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|Title:||Prospect theory based portfolio optimisation: An empirical study and analysis using intelligent algorithms|
|Keywords:||Portfolio optimisation;Behavioural nance;Prospect theory;Index tracking;Risk modelling|
|Publisher:||Taylor & Francis (Routledge)|
|Citation:||Quantitative Finance, Forthcoming, (2016)|
|Abstract:||The behaviourally based portfolio selection problem with investor's loss aversion and risk aversion biases in portfolio choice under uncertainty is studied. The main results of this work are developed heuristic approaches for the prospect theory model proposed by Kahneman and Tversky in 1979 as well as an empirical comparative analysis of this model and the index tracking model. The crucial assumption is that behavioural features of the prospect theory model provide better downside protection than traditional approaches to the portfolio selection problem. In this research the large scale computational results for the prospect theory model have been obtained for real fi nancial market data with up to 225 assets. Previously, as far as we aware, only small laboratory tests (2-3 arti ficial assets) have been presented in the literature. In order to investigate empirically the performance of the behaviourally based model, a di erential evolution algorithm and a genetic algorithm which are capable to deal with large universe of assets have been developed. The speci fic breeding and mutation as well as normalisation have been implemented in the algorithms. A tabulated comparative analysis of the algorithms' parameter choice is presented. The prospect theory model with the reference point being the index is compared to the index tracking model. A cardinality constraint has been implemented to the basic index tracking and the prospect theory models. The portfolio diversi cation bene fit has been found. The aggressive behaviour in terms of returns of the prospect theory model with the reference point being the index leads to better performance of this model in the bullish market. However, it performed worse in a bearish market compared to the index tracking model. The tabulated comparative analysis of the performance of two studied models is provided in this paper for in-sample and out-of-sample tests. The performance of the studied models have been tested out-of-sample in di fferent conditions using simulation of the distribution of a growing market and simulation of the t-distribution with fat tails which characterises the dynamics of a decreasing or crisis market.|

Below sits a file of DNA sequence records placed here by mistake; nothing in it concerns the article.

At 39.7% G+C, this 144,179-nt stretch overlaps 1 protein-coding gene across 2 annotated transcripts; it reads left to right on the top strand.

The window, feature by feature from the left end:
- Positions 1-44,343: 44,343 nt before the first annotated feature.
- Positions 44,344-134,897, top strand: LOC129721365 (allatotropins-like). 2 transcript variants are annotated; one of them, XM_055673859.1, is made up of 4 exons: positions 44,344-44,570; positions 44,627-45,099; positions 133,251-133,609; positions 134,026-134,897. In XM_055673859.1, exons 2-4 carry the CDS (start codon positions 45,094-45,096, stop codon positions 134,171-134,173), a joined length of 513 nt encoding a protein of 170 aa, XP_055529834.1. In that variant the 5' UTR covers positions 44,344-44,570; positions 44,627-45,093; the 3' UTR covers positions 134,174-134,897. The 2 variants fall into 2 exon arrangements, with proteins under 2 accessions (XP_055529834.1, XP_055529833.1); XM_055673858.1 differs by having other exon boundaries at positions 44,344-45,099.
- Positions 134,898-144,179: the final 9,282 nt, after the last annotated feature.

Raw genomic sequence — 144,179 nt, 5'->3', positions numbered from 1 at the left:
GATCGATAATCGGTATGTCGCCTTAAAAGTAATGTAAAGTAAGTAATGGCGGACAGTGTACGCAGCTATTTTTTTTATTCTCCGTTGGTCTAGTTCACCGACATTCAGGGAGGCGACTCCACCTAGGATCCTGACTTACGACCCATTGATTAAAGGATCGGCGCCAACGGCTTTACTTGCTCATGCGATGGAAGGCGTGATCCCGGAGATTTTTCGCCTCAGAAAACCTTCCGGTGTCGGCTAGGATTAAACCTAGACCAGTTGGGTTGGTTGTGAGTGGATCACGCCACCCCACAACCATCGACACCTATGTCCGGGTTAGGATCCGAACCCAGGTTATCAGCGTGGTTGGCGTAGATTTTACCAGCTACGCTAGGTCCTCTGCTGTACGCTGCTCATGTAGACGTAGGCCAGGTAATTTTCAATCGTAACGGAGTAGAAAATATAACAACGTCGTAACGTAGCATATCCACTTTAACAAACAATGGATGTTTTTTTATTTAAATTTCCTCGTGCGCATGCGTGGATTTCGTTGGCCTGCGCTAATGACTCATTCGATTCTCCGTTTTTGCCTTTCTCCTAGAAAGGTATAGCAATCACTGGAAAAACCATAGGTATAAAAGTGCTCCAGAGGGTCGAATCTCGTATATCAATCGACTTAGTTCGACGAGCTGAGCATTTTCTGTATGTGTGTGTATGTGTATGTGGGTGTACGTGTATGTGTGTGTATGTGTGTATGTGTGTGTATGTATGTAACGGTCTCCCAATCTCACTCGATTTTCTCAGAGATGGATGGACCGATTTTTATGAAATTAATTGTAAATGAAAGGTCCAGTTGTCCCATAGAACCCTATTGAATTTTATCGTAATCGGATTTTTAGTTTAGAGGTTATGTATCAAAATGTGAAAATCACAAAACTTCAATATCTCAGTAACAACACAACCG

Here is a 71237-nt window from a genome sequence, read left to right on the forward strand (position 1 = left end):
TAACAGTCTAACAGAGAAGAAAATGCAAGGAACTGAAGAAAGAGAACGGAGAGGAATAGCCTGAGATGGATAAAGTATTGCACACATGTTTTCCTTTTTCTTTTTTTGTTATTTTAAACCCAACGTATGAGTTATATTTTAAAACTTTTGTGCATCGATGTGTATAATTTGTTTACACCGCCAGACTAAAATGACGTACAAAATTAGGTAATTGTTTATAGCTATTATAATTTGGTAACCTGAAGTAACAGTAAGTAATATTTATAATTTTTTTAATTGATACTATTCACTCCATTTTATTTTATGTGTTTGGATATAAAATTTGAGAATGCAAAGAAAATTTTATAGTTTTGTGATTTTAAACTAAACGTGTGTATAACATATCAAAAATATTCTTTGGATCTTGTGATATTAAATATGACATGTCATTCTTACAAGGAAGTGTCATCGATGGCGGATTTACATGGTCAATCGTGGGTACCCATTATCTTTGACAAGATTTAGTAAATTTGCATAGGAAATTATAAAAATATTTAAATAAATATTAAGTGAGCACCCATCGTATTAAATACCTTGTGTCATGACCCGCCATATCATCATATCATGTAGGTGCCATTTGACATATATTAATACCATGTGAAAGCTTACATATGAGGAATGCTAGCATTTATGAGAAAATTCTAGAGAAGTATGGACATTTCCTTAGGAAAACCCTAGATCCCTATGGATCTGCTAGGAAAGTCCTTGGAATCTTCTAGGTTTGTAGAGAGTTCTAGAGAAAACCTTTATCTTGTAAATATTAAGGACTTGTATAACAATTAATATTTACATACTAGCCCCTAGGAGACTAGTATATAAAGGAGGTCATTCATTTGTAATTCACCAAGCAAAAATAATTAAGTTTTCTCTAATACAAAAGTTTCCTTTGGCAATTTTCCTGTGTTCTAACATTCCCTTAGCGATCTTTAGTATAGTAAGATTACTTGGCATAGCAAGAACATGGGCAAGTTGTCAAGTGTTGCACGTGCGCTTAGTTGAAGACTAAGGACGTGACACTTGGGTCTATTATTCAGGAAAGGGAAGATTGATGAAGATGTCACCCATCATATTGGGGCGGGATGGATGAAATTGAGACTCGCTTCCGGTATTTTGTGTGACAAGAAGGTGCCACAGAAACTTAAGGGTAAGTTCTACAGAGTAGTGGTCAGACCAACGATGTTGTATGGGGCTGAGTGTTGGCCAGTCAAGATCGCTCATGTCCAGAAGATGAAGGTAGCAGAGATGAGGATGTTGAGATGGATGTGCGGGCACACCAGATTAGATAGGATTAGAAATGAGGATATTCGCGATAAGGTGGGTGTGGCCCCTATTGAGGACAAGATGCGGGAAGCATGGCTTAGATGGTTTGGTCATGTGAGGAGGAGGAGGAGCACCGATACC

|Appears in Collections:||Dept of Mathematics Research Papers|
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